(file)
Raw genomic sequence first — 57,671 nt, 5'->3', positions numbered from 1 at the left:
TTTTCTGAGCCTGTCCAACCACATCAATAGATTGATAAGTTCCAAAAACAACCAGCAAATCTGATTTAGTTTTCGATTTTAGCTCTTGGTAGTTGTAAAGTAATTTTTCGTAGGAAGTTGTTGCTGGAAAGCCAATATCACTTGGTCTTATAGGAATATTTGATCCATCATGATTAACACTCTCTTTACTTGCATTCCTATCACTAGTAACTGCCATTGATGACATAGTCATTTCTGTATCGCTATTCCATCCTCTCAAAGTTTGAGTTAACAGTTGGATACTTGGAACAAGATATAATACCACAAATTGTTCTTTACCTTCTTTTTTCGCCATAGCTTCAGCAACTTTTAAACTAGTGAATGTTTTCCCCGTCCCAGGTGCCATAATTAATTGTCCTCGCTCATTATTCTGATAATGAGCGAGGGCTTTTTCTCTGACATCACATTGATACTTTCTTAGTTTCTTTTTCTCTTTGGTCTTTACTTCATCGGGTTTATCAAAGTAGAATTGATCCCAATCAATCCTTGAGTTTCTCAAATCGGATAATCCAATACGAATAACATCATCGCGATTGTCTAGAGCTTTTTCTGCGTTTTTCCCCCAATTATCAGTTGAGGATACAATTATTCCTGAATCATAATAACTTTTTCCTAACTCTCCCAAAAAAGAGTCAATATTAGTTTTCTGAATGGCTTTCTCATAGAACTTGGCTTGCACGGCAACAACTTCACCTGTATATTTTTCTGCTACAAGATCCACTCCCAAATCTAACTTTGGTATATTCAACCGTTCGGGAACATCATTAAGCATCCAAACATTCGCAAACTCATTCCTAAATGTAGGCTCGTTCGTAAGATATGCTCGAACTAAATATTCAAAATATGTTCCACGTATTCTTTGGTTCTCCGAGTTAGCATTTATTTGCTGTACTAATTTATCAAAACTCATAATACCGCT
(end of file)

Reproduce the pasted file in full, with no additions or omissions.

Raw genomic sequence first — 57,671 nt, 5'->3', positions numbered from 1 at the left:
TTTTCTGAGCCTGTCCAACCACATCAATAGATTGATAAGTTCCAAAAACAACCAGCAAATCTGATTTAGTTTTCGATTTTAGCTCTTGGTAGTTGTAAAGTAATTTTTCGTAGGAAGTTGTTGCTGGAAAGCCAATATCACTTGGTCTTATAGGAATATTTGATCCATCATGATTAACACTCTCTTTACTTGCATTCCTATCACTAGTAACTGCCATTGATGACATAGTCATTTCTGTATCGCTATTCCATCCTCTCAAAGTTTGAGTTAACAGTTGGATACTTGGAACAAGATATAATACCACAAATTGTTCTTTACCTTCTTTTTTCGCCATAGCTTCAGCAACTTTTAAACTAGTGAATGTTTTCCCCGTCCCAGGTGCCATAATTAATTGTCCTCGCTCATTATTCTGATAATGAGCGAGGGCTTTTTCTCTGACATCACATTGATACTTTCTTAGTTTCTTTTTCTCTTTGGTCTTTACTTCATCGGGTTTATCAAAGTAGAATTGATCCCAATCAATCCTTGAGTTTCTCAAATCGGATAATCCAATACGAATAACATCATCGCGATTGTCTAGAGCTTTTTCTGCGTTTTTCCCCCAATTATCAGTTGAGGATACAATTATTCCTGAATCATAATAACTTTTTCCTAACTCTCCCAAAAAAGAGTCAATATTAGTTTTCTGAATGGCTTTCTCATAGAACTTGGCTTGCACGGCAACAACTTCACCTGTATATTTTTCTGCTACAAGATCCACTCCCAAATCTAACTTTGGTATATTCAACCGTTCGGGAACATCATTAAGCATCCAAACATTCGCAAACTCATTCCTAAATGTAGGCTCGTTCGTAAGATATGCTCGAACTAAATATTCAAAATATGTTCCACGTATTCTTTGGTTCTCCGAGTTAGCATTTATTTGCTGTACTAATTTATCAAAACTCATAATACCGCT